The red-headed outlaw leader, Sher Dil, known as the 'Red Devil', is sentenced to 15 years imprisonment on the Andaman Islands prison. After some time he escapes to Achin (now known as Aceh) on the north of Sumatra, and stirs up a successful revolt against Dutch rule there, the revoit being the central event of the novel. Bruce seems sympathetic to the rebels in their struggle against their imperial overlords in this case, whereas in India as an army officer he naturally supported the British against the Pathan rebels. The hero Sher Dil eventually finds his way home to the frontier in an adventurous journey via Malacca, Rangoon and Calcutta, and comes to a reconciliation with the British rulers of his land.
George Bruce and Mary Grant Bruce were second cousins. Her father Lewis Eyre Brute came from an Anglo-Irish family from County Cork. Lewis arrived in Australia in 1859 and worked as a surveyor in east Gippsland. He married into the Whittakers squatting family and Mary, born in 1878, was brought up in Sale. Following the early success of her 'Billabong' books, Mary went to work as a journalist in London in 1913. On a trip to Ireland she met her father's brothers Richard and Charles, the latter being the Protestant Dean of Cork. Here she was introduced to Major George Brute, a second cousin eleven years older than herself. They soon became engaged.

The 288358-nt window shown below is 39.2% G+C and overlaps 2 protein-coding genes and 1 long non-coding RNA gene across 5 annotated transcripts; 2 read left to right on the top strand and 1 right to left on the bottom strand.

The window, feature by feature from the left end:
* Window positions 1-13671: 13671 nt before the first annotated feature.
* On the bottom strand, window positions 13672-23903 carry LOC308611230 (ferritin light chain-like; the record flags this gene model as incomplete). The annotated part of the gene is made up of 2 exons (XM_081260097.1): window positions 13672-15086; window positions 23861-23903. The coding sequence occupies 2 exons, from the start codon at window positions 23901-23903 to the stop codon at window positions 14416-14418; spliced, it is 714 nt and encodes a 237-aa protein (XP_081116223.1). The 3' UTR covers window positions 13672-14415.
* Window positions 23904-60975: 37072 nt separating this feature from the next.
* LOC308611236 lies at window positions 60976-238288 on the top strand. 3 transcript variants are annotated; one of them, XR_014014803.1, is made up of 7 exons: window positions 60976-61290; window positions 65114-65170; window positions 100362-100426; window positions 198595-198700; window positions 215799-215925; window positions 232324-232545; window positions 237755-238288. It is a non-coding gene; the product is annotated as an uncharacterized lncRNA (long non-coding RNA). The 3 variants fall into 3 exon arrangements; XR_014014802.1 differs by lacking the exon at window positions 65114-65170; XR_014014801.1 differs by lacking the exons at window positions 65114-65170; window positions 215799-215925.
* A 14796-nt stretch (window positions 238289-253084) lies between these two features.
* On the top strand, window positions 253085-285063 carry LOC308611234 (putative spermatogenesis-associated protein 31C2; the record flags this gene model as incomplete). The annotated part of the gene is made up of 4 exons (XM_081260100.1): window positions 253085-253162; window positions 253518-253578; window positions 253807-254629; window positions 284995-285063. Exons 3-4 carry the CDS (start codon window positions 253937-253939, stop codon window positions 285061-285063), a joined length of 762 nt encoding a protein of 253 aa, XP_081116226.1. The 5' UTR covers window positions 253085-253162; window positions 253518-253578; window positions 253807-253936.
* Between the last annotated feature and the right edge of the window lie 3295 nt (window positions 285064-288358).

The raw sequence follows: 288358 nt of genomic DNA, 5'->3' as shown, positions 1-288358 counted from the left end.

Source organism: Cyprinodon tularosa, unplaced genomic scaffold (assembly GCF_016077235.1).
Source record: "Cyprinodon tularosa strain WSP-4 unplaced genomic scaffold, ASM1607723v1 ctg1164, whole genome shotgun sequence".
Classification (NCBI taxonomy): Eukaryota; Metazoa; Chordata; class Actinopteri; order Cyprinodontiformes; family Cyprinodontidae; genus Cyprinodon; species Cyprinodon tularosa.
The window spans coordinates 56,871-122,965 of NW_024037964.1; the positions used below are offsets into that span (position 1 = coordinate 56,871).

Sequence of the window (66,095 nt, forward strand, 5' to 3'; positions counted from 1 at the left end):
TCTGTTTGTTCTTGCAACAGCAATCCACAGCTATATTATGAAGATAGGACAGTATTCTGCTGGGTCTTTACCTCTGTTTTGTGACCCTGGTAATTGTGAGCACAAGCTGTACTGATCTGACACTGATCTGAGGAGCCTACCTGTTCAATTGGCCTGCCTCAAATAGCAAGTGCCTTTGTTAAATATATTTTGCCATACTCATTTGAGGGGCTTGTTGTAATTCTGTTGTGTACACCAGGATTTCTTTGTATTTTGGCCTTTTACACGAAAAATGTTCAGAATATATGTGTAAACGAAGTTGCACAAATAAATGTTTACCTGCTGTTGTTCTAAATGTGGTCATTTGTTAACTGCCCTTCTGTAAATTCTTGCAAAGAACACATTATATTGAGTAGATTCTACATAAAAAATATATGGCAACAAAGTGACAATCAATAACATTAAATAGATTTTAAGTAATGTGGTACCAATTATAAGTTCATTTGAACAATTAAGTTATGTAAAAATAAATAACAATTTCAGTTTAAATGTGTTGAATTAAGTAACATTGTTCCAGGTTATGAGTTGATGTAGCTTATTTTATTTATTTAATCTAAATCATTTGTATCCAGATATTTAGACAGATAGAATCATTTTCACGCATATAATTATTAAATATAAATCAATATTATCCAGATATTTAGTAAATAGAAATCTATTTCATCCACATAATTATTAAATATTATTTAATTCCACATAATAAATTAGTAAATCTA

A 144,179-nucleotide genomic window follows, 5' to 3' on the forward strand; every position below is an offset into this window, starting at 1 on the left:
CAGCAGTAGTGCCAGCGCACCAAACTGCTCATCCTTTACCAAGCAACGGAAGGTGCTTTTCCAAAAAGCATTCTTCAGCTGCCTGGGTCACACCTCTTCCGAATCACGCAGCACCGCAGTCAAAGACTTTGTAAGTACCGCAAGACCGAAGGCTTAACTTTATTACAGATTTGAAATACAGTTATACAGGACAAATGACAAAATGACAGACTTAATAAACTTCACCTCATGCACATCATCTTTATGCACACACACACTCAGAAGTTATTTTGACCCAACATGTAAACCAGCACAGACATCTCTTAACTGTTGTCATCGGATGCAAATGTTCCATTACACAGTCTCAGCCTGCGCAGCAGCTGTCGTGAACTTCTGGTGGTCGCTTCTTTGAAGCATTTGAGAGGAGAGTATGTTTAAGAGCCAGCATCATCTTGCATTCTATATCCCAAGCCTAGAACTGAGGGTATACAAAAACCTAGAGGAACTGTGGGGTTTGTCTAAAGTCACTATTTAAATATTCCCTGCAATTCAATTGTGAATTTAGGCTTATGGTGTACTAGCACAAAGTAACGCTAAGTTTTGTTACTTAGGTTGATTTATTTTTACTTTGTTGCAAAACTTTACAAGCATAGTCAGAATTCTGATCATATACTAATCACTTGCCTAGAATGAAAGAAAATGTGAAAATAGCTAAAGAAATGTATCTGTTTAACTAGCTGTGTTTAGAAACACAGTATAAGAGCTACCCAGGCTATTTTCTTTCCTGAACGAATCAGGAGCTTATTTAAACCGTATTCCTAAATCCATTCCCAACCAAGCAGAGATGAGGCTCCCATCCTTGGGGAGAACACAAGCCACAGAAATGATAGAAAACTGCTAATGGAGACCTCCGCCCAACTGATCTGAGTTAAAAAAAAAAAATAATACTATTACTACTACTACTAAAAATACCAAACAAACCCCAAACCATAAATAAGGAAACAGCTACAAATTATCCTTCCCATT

The Brute family were Anglo-Irish gentry of distant Scots background who had been living in County Cork since the 1650s. The family seat was Miltown Castle, where George had been brought up. He and Mary had a great grandfather, Rev. Jonathon Bruce of Miltown Castle, in common. George Brute was born in 1867. As a youth in the Irish countryside he was good at shooting and fishing. After joining the British Army at Sandhurst, he was commissioned into the First Battalion of the Norfolk Regiment in 1888, becoming a Lieutenant in 1890. From 1888 to the early 1900s he served as an officer in the British Army in India. He was stationed at Bombay and Madras, and also in Burma and Bengal.